Ken and Elise became the loving parents to three children, Holly, Heidi, and David, or Opus 1, Opus 2, and Opus 3 as Elise lovingly referred to her kids.

Elise ensured all of her family including Ken, sang, played various instruments, and were actively involved in music. When the children were little the Marshall family frequently sang together in German, at the Athaneum and other downtown locations used by the Germans in Indianapolis, which were prevalent at that time. Her family also sang in her school choirs, and Holly and Ken in her professional choral group.

Elise's professional career was amazing. Her first music education teaching assignment was at Tech High School. She was then hired to conduct the music programs and choirs at Tudor Hall Girls School, which became Park Tudor School. She also taught music education, voice performance, and headed up the choirs and singing groups at Indiana Central College, now University of Indianapolis. As she was teaching at the institutions, she also conducted five different choirs at Friedens Church.

Elise was awarded the Manual High School Distinguished Alumna of the Year award in 2006. In 1998, then Mayor Steven Goldsmith designated March 14, 1998 as the Indianapolis Arts Chorale and Elise Marshall Day, in recognition of Elise's work as the Indianapolis Arts Chorale founder.

During her years at the schools, Ken and Elise conducted European choral music education trips with various students.

Elise was a longtime voice teacher to countless private voice students as well as a long time judge for the annual Indiana State School Music Association Competitions. Many of her students won these competitions as well as the Prelude Voice Performance Competitions.

Elise Marshall was tremendously dedicated to her students, giving unlimited support.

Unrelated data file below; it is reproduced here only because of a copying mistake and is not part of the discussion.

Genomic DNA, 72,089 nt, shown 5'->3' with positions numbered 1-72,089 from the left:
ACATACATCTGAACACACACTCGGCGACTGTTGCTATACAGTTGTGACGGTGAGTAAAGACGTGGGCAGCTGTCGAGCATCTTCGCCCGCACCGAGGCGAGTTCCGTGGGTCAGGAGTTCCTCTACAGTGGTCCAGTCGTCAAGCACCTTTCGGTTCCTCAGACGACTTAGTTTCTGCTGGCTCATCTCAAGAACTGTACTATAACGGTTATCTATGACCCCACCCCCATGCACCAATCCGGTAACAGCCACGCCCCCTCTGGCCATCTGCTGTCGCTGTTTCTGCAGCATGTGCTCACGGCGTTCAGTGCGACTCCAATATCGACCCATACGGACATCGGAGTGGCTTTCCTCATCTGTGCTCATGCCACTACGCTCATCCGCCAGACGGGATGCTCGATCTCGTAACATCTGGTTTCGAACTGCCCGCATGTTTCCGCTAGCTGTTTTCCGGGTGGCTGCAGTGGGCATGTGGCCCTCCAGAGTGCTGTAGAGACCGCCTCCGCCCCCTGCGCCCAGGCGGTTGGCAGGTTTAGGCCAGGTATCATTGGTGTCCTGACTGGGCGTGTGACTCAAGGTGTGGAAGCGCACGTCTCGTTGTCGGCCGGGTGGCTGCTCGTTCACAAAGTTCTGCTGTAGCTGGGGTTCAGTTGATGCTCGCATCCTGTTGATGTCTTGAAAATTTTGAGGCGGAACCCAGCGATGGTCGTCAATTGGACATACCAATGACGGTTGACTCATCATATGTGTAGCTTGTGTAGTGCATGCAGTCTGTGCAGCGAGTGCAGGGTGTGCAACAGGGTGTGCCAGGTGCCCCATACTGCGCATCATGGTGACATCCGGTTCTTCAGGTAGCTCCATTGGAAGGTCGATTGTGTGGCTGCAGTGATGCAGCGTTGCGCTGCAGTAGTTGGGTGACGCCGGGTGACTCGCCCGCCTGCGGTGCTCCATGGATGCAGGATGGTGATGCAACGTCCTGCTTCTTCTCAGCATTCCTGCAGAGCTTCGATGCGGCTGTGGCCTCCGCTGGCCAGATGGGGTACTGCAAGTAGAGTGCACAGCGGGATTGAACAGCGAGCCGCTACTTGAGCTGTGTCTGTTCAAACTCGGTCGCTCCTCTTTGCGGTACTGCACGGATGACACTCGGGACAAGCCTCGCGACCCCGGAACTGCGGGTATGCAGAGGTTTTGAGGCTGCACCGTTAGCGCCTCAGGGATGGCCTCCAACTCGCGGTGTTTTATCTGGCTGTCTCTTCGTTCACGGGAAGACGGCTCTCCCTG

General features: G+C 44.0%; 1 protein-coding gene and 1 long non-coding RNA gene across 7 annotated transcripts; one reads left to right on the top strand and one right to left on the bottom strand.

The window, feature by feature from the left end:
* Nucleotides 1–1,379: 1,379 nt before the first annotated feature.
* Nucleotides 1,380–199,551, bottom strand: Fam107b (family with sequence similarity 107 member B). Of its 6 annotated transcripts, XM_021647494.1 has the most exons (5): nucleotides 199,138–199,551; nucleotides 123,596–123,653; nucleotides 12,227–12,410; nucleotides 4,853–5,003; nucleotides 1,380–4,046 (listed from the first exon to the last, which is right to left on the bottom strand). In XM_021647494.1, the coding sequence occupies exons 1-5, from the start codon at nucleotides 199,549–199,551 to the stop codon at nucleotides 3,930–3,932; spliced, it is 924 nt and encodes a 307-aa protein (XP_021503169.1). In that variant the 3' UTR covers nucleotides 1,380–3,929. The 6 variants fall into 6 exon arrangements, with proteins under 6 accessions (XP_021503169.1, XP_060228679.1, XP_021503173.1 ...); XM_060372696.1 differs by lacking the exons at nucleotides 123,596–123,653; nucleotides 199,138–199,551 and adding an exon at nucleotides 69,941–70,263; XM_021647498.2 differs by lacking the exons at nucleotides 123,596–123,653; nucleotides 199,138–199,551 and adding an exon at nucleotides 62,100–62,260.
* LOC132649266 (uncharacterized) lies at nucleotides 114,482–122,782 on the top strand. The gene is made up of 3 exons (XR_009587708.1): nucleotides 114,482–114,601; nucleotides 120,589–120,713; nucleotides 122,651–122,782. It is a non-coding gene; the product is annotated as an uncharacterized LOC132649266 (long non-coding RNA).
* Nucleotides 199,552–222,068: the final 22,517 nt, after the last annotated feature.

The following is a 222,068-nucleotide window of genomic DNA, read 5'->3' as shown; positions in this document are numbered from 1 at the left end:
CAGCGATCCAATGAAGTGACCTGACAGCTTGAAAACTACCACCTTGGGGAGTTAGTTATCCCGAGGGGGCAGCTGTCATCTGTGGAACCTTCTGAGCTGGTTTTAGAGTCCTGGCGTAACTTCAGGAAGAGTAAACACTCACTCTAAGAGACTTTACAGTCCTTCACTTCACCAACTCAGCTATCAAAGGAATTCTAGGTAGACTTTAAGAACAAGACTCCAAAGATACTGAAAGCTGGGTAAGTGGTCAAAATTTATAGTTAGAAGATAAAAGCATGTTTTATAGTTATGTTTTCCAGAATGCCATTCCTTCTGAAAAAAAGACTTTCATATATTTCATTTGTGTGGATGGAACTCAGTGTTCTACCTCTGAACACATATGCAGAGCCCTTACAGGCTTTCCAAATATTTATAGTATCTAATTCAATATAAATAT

She formed the Indianapolis Arts Chorale in 1972, a professional group of classically trained vocalists. She was passionate about bringing good choral music to the Indianapolis Community. She worked with renowned composers during her tenure, such as Aaron Copeland and Norman Luboff.

Elise was always grateful to Ken for all of his love and support he gave to her as she pursued such musical, artistical, endeavors. She was also grateful to her children for all of their love and support.

Elise was also passionate about her beautiful yard, which boasted many unusual plantings and perennials. Her children grew up embracing the beauty of the flowers and followed in her footsteps in their own yards.

She was a gourmet cook and baker. Until recent years, she would start her Christmas cookie baking around Thanksgiving; baking hundreds of cookies, many of them different ethnic varieties, with a focus on German, such as Lebkuchen and Springle.

She would pack up individual tins of her cookies for family and some very fortunate friends.

She was an expert knitter of beautiful and unusual patterned sweaters, using yarns from Maine, Scotland, and Ireland. Her family and close friends were the lucky recipients of some beautiful sweaters.

Elise and Ken enjoyed traveling after their retirements with close long time friends and family, with a fondness for the New England area.

Above all, Elise loved her family with all her heart. She was passionate and dedicated to her students and to the Indianapolis Arts Chorale. She had an open heart for all of her family pets through the years.






Patrice Madura Ward-Steinman